Sunday, 1 February 2009

House of Dracula

Stone me it's finally here! Bet you all thought old Jim had forgotten. No such luck matey! At long last, here's the review of the final movie in the Universal Frankenstein saga ...

It's 1945, and the curtain falls of the Universal monsters. Back for this final hurrah were most of the personel from House of Frankenstein . Erle C. Kenton was back in the director's chair, Chaney, Strange and Carradine reprised their roles as Larry Talbot, the Monster, and Dracula. The trailer even recycled the 'count the monsters' gimmick used for it's predecessor .

However this movie is a very diferent kettle of monsters. The script is far better, Kenton's direction sports a good deal more flair and Carradine - obligatory pun alert! - really gets his teeth into the role of the Lord of the Undead.

The story this time around flows nicely, focusing on Talbot and Dracula seeking a cure for their conditions from Onslow Stevens' Dr Edelmann. However the Count soon reverts to type and corrupts the good Doctor via a blood transfusion. Edelman is soon periodically transforming into a Mr Hyde style mad scientist...

Naturally there is a continuity gap, there's no explanation for Dracula's return from staking in the previous film. And as we've come to expect from these monster rallies, the plot doesn't really do all five creatures credit. To start with this film's Hunchback, Nurse Nina isn't really a monster. Aside from being quite attractive - nop seriously she is - Nina is a sympathetic character and can be definitely classed as one of the heroes in this story. Secondly, Frankenstein's monster has even less to do than in House of Frankenstein, and again most of what little screen time it has is spent on a lab table before the inevitable rampage in the film's finale.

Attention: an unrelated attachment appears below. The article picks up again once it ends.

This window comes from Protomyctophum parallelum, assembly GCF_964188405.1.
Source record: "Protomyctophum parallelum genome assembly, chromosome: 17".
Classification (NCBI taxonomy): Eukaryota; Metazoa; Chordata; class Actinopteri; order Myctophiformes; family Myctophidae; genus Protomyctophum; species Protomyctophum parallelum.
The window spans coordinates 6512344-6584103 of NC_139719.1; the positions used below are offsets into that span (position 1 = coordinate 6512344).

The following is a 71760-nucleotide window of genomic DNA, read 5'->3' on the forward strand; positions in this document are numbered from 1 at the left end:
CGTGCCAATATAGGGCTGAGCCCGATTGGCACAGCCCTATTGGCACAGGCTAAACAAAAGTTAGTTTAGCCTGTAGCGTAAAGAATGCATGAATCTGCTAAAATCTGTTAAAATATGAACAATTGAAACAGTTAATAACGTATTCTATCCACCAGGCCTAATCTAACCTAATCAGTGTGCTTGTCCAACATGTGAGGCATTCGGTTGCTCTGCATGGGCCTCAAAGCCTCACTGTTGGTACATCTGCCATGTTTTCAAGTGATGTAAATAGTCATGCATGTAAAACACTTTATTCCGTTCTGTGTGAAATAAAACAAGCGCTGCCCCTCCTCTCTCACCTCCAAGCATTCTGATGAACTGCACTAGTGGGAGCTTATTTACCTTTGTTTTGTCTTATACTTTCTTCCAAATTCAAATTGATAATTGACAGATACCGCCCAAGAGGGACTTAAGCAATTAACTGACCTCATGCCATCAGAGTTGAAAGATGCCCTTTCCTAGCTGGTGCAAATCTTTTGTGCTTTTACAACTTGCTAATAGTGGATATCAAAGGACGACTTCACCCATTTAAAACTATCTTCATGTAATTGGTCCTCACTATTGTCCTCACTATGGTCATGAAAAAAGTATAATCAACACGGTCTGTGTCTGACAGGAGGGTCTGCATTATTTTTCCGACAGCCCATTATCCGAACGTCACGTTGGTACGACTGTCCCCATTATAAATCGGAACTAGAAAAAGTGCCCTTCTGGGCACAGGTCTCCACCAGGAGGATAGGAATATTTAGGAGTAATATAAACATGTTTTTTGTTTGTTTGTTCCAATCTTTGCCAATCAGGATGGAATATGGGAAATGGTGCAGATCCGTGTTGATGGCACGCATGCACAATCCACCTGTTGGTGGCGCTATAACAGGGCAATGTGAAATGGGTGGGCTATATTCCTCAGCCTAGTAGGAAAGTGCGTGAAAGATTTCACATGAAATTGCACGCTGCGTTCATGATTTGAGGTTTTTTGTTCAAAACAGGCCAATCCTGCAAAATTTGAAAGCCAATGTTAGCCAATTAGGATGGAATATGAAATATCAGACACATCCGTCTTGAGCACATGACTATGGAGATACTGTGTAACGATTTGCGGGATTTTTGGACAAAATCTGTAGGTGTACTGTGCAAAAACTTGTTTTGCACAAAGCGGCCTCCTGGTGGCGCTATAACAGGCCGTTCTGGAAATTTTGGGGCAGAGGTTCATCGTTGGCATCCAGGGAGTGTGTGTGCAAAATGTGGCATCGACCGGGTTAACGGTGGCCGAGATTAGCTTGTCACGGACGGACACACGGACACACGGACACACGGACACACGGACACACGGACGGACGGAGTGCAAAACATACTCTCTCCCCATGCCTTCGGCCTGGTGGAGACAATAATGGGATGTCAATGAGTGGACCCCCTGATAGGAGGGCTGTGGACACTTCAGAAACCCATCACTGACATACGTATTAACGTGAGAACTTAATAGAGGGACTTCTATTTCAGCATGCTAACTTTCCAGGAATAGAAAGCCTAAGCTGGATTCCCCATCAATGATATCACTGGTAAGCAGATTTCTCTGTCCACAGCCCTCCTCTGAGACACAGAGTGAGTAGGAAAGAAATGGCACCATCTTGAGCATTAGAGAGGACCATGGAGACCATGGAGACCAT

It is a shame the Monster has so little relevence to the plot, but frankly this is somewhat forgivable as a stronger film does result. Unlike the almost anthology film structure of the previous movie, House of Dracula builds up suspense and pace steadily right up to the final climax.

On the whole the script is far better. As prevoiusly stated Carradine's Dracula really shines, portraying the Count as intelligent, sinister and a real force of evil. Dr Edlemann's character is really great, and interestingly is both hero and villain at different points during the movie. Plus his experiments, both as a good physician and evil scientist actually make sense too. Thankfully there's none of the musical brains routine that robbed sanity from Ghost of Frankenstein and Niemann's schemes here.

Performance-wise, as previously stated Carradine really delivers the goods as Dracula and Chaney is dependable as ever. However the stand out turn comes from Onslow Stevens who excels as both the goodly doctor and Hyde-style villain. His character gives the film an original twist and his stellar performance really holds the movie together.

Overall House of Dracula is a satisfying end to the series. There's some fine locations, a cracking plot and plenty of creepy images. Admittedly it never scales the heights of the earliest entries in the saga but it's marked improvement over the later entries.

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